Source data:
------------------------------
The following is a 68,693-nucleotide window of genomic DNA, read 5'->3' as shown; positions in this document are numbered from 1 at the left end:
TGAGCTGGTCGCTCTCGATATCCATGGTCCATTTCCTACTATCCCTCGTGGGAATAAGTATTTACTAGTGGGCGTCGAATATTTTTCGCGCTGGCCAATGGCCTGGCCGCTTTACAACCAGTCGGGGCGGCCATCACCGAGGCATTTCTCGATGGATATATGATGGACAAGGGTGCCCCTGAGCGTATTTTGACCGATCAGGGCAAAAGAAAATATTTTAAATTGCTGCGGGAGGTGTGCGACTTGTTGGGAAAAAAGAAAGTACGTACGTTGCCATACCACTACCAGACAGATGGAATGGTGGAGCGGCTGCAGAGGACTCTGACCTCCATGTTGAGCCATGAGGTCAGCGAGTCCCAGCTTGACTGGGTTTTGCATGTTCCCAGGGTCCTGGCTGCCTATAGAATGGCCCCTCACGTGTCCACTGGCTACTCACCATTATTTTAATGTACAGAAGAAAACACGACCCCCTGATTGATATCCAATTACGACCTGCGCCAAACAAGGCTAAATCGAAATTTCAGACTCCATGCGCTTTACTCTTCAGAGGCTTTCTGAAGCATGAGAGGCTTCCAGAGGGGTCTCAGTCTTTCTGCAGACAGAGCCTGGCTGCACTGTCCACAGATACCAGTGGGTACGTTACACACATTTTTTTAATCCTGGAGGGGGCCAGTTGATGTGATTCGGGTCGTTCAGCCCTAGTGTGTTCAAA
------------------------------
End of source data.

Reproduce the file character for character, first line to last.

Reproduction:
The following is a 68,693-nucleotide window of genomic DNA, read 5'->3' as shown; positions in this document are numbered from 1 at the left end:
TGAGCTGGTCGCTCTCGATATCCATGGTCCATTTCCTACTATCCCTCGTGGGAATAAGTATTTACTAGTGGGCGTCGAATATTTTTCGCGCTGGCCAATGGCCTGGCCGCTTTACAACCAGTCGGGGCGGCCATCACCGAGGCATTTCTCGATGGATATATGATGGACAAGGGTGCCCCTGAGCGTATTTTGACCGATCAGGGCAAAAGAAAATATTTTAAATTGCTGCGGGAGGTGTGCGACTTGTTGGGAAAAAAGAAAGTACGTACGTTGCCATACCACTACCAGACAGATGGAATGGTGGAGCGGCTGCAGAGGACTCTGACCTCCATGTTGAGCCATGAGGTCAGCGAGTCCCAGCTTGACTGGGTTTTGCATGTTCCCAGGGTCCTGGCTGCCTATAGAATGGCCCCTCACGTGTCCACTGGCTACTCACCATTATTTTAATGTACAGAAGAAAACACGACCCCCTGATTGATATCCAATTACGACCTGCGCCAAACAAGGCTAAATCGAAATTTCAGACTCCATGCGCTTTACTCTTCAGAGGCTTTCTGAAGCATGAGAGGCTTCCAGAGGGGTCTCAGTCTTTCTGCAGACAGAGCCTGGCTGCACTGTCCACAGATACCAGTGGGTACGTTACACACATTTTTTTAATCCTGGAGGGGGCCAGTTGATGTGATTCGGGTCGTTCAGCCCTAGTGTGTTCAAA